By Richard K. Wallace
Looking to jump start your career in high technology?
You are probably thinking: check the online job site listings, jump on a plane, and head straight to Silicon Valley, the epicenter of all that is hip in tech.
At the time this article was posted, indeed.com, the industry’s leading job site for engineers, listed more than 3,250 full-time openings for electrical engineers, with salaries ranging from $70,000 to $110,000 in Silicon Valley. Demand is even greater for software engineers, with over 14,100 full-time positions listed, with salaries ranging from $80,000 to $125,000.
But when it comes to landing your dream job in technology’s land of chips and software, job hunters beware: all that glitters is not Silicon Valley.
Over 40? Fuggetabout your dreams of tooling down Highway 101 to your new job at Apple in your brand new Tesla Model 3.
The fact is, age is the silent career killer in Silicon Valley’s high-technology industry, and while companies openly wrestle with the lack of racial and gender diversity they clam up when it comes to disclosing the average age of employees. The ultra-hip culture of the Valley also offers zip in the way of internal support for older workers. High flying tech companies have always focused on younger job applicants, with Millennials the age-demographic of choice for openings up and down California’s storied high-tech corridors.
A better bet? Look into other geographical areas in the U.S. where you will find fast-growing technology industries – and smart ‘new tech’ innovation zones – sprouting up everywhere. Here you will find thriving business incubators, a lively, diverse community of techies, multi-sector tech companies, career mentors, eager investors, and well equipped technology accelerators geared to promising startups – in other words: what Silicon Valley used to be.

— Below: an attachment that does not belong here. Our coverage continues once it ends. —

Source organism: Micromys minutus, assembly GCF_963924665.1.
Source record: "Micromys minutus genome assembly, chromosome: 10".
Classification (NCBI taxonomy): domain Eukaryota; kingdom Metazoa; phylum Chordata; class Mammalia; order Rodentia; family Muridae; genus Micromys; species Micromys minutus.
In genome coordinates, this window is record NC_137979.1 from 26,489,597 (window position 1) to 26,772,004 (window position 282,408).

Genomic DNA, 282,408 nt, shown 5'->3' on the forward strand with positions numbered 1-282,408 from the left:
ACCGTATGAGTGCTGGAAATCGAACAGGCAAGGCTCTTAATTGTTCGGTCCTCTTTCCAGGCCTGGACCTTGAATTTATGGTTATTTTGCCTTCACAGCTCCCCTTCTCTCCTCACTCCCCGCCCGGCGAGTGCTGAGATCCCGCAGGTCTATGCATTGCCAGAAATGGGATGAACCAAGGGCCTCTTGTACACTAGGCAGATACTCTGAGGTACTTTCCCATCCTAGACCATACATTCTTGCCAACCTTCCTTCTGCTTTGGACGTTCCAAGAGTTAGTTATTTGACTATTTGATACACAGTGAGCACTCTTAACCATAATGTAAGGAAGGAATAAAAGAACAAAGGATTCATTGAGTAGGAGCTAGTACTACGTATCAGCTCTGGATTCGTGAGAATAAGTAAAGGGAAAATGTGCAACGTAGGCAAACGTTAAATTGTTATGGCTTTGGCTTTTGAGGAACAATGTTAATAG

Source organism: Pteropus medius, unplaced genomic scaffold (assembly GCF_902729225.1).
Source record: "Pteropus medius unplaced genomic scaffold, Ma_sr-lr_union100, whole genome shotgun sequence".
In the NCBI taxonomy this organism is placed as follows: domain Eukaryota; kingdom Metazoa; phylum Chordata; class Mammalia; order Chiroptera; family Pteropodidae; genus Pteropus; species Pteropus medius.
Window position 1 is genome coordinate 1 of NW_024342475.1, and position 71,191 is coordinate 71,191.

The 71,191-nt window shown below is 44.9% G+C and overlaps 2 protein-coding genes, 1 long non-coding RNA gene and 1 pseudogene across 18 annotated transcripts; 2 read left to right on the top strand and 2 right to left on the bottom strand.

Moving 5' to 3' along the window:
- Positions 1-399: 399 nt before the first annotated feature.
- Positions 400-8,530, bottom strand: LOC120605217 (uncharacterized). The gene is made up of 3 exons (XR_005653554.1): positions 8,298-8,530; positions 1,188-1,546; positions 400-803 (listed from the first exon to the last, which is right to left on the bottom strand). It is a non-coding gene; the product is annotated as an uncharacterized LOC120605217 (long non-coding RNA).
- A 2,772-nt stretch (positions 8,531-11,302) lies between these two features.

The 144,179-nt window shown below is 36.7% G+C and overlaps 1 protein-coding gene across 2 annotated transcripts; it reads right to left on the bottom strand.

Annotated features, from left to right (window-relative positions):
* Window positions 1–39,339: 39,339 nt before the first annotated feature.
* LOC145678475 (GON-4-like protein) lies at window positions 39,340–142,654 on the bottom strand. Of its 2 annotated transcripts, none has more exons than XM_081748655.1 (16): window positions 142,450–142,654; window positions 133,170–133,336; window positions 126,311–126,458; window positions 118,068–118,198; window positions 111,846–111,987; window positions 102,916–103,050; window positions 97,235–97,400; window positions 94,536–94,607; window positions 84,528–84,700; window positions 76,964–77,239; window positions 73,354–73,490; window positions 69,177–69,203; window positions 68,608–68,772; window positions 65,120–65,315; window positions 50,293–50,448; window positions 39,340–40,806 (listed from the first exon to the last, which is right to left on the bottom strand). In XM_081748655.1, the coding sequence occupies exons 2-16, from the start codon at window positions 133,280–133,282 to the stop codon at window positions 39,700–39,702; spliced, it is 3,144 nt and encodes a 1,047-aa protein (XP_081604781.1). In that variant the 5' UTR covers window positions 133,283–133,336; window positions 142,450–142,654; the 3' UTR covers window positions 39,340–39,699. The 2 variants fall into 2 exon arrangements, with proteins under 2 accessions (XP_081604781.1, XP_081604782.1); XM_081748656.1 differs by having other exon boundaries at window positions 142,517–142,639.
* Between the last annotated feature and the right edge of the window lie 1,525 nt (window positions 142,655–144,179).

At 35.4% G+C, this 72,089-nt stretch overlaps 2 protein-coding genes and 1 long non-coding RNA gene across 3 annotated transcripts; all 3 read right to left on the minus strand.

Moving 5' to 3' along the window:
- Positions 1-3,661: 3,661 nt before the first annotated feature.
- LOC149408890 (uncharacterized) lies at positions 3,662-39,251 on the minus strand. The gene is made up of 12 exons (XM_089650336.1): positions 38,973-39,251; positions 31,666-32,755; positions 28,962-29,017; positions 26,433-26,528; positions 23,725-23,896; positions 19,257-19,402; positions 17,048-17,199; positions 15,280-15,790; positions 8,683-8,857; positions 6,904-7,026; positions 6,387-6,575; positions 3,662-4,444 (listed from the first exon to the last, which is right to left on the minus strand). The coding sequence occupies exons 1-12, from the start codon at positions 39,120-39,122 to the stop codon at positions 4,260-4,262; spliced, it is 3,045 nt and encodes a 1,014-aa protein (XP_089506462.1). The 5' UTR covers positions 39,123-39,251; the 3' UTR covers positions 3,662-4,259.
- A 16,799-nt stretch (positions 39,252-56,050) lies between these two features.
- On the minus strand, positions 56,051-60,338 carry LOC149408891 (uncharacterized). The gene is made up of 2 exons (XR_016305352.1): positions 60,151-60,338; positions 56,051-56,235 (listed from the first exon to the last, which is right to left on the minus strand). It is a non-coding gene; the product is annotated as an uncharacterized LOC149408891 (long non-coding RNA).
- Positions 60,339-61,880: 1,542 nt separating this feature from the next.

According to new research released by jobs and recruiting website Glassdoor, tech job growth is booming outside of Silicon Valley in cities and industry sectors never associated with innovation or technology until now. They list two good reasons why Silicon Valley is no longer the place to launch your career in tech:
- Other industries are hiring more than traditional tech companies
- Tech jobs are opening up around smaller metro areas across the country
Glassdoor lists Seattle, Washington, DC, and Detroit as metropolitan areas with the biggest gains in tech job growth, but that’s not half the story.
Austin, Texas and Raleigh, North Carolina, and other cities close to universities are also fueling jobs growth in the tech sector. More and more companies are eschewing Silicon Valley and relocating to destinations where they can take advantage of the eduction-connection – a critical element in any ‘next Silicon Valley,’ and a vital component of every growth-oriented ‘innovation ecosystem.’
According to a new Brookings study, older – and younger – techies would also do well to prospect for jobs at some of the smaller, cooler destination – ‘next Silicon Valley’s popping up all over the country.
The fact is, age discrimination and the Valley’s obsessive focus on millennials, youth, and workers under 40 isn’t just a job killer – it’s also an innovation killer. Genuine, sustainable technology innovation doesn’t choke off the flow of smarts solely based on age.